On Saturday, a 4-month-old girl died in Greenfield and a 16-month-old girl in Fishers suffered a seizure and was in critical condition after being left locked in stifling hot cars.

Right before he left for his parents' home on Saturday afternoon, 18-year-old Joshua Stryzinski helped change his 4-month-old daughter into a one-piece outfit. It left her legs and arms exposed, a way to help keep her cool in the triple-digit heat.

Alarm Clock

Children, Dogs Locked in Cars Suffer in 100 Degree Heat

brick attack
Police say two children and three dogs were left locked in cars during the recent heat wave.

The unrelated incidents occurred Thursday, Friday and Saturday when temperatures exceeded 100 degrees at times.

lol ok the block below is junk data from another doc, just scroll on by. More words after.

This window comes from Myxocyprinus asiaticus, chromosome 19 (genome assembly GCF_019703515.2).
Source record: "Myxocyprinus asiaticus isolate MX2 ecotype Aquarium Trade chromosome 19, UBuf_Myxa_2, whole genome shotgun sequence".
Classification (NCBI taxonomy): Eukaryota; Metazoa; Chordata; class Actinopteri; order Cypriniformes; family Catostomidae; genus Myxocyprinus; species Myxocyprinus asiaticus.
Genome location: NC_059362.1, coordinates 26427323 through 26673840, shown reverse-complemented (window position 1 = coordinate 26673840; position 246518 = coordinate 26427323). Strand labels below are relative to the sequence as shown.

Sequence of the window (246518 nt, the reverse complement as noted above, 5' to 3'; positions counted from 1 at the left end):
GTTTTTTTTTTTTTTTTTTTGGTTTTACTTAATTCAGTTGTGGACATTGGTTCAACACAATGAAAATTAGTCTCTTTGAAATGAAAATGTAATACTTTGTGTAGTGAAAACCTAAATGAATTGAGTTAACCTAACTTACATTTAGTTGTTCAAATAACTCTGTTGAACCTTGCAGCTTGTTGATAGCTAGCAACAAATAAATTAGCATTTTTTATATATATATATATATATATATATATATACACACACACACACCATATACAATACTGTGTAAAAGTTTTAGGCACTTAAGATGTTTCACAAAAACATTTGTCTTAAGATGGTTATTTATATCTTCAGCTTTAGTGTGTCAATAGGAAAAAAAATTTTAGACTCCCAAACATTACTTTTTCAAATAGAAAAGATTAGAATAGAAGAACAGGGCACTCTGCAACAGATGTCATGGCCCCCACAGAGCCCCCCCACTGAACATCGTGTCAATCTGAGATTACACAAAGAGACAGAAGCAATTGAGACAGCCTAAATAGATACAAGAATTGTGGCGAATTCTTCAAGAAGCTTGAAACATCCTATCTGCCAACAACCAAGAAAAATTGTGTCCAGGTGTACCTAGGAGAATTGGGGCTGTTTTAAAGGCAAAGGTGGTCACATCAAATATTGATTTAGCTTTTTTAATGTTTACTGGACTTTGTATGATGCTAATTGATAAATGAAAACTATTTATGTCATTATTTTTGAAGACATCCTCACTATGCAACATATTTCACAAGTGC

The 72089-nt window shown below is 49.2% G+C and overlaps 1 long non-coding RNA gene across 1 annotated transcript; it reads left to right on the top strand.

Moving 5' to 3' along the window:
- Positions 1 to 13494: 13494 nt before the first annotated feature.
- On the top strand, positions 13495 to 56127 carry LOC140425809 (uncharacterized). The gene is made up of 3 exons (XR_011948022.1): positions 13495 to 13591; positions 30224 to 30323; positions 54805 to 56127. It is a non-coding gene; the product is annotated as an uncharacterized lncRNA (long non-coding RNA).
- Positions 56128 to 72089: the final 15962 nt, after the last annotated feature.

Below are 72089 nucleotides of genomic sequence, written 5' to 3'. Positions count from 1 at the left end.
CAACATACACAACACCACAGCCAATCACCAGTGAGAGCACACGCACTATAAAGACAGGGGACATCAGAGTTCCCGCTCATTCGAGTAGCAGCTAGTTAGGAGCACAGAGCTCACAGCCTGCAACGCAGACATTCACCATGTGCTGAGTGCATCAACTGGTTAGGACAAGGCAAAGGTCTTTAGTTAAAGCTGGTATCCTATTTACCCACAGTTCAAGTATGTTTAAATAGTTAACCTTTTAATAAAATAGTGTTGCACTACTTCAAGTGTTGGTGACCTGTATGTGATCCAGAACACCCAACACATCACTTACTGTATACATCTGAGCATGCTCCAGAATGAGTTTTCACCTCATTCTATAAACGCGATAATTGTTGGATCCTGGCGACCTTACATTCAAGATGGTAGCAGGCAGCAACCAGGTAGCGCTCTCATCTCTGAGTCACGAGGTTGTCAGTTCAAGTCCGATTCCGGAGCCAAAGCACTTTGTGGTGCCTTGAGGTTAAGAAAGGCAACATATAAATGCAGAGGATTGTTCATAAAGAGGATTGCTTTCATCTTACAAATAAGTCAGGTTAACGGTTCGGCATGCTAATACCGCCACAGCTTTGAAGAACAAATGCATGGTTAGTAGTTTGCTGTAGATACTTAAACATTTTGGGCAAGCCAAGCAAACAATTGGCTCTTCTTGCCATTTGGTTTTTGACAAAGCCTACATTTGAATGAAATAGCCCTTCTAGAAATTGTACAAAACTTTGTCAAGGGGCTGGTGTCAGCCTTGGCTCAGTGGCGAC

Around 8:30 p.m. Thursday, police officers reportedly spotted a 2-year-old girl locked in a blue Trailblazer parked outside Sears at the Louis Joliet Mall.

Reports did not indicate whether or not the vehicle was running, but said the temperature was 95 degrees at the time.

"The child did not appear in distress, but officers used a slim-jim to unlock the vehicle," Chief Mike Trafton said. After being identified by registration, the girl's mother, Diana J. Tovalin, 22, was paged over the store intercom and taken into custody. Tovalin, of 722 Nicholson St., was cited for endangering the life or health of a child and the Department of Children and Family Services was notified about the incident.


Food Crisis in a Coming Economic Collapse

© Unknown